Back at my house, my parents were still having a party. It was about 1:30 in the morning. My sisters weren't home yet. It is so classic that I would be sitting in my room with Ann, learning to knit with a party going on downstairs. We were so close back then. I remember that she told me that when she was a little girl and first learned to knit, she wouldn't stop doing it for anything. No matter what else she did during a day, she only wanted to be knitting, and would stay up long past her bedtime, knitting under the covers. I thought that was such a sweet image, little Ann with little fingers flying. She tried to teach me. I couldn't learn. We eventually fell asleep, and forgot about it the next day.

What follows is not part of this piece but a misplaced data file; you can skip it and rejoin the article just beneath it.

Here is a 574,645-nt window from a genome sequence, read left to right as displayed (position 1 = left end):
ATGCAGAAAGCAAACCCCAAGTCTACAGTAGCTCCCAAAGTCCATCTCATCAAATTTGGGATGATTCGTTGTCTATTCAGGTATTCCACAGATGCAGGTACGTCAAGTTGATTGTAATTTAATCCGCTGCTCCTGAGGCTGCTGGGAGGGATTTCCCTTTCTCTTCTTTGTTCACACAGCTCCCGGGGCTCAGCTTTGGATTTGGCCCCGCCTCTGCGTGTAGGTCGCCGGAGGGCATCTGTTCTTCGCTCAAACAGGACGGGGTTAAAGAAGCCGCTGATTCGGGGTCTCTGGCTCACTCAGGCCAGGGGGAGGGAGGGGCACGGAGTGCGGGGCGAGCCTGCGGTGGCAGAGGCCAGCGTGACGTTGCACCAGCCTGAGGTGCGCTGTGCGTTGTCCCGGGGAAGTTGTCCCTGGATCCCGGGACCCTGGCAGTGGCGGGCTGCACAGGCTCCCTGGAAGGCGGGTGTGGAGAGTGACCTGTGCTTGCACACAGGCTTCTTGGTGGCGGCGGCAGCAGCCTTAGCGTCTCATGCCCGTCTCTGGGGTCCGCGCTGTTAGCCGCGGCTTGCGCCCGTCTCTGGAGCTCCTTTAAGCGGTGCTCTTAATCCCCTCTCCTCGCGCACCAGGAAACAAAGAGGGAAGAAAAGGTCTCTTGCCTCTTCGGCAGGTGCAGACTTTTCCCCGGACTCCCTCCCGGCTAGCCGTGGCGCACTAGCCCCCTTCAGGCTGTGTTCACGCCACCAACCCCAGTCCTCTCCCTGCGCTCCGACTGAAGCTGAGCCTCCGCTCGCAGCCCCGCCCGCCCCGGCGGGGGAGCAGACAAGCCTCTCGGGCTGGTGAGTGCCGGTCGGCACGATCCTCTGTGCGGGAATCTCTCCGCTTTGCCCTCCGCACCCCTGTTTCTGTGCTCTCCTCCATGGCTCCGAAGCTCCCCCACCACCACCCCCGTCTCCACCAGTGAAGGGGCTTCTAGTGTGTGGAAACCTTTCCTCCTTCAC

I went back to Missoula, finished grad school, and got a job in the marketing-and-publications department of a managed-care company. I hated this job with the white-hot passion of a thousand suns. I had two bosses and they despised each other, and made my life truly miserable. The company was remodeling the corporate office and they moved our department (of four) to a crappy satellite building across town, far from all my work friends. The building smelled so bad. The two marketing people were on the road all the time. I sat in my office alone every day with my one boss, who never spoke. To anyone. Andy and I were engaged then. I walked to JoAnn Fabrics on my lunch hour one day and got a pattern for the simple, pretty wedding dress I was going to make for myself. I showed it to my boss. She was nonplussed. I said, "You don't like it?" She said, "I just don't like dresses very much." I wanted to punch her in the face. I went back to my office and listened to wedding music on a compilation CD of wedding music. You were supposed to pick songs for different parts of the ceremony. I had no idea what I was doing, and I was far from home. I signed up for a knitting class. I sort of learned how to knit and purl; I could do it if the teacher was watching, but I got messed up when she walked away. I took the bus to and from work and would try to knit on the bus, and get so confused I wanted to cry. I couldn't do it. Everyone said it was so simple and I was bewildered and lost. The other people in the class had half of their sweaters finished, but I'd had to start over, and I was still on the ribbing. One time I was at the coffee shop and I saw one of my knitting classmates, happily knitting on her circular needles. I knew that she, like me, had never knit before the class, and there she was — laughing with a friend — and already halfway up the body without a care in the world. I couldn't believe she was laughing. When I knit, my brow winched up as if it had just been put through the pleater, and was ready for its smocking. My diastolic blood pressure neared triple digits. I found it completely mind-boggling that anyone actually found knitting "relaxing."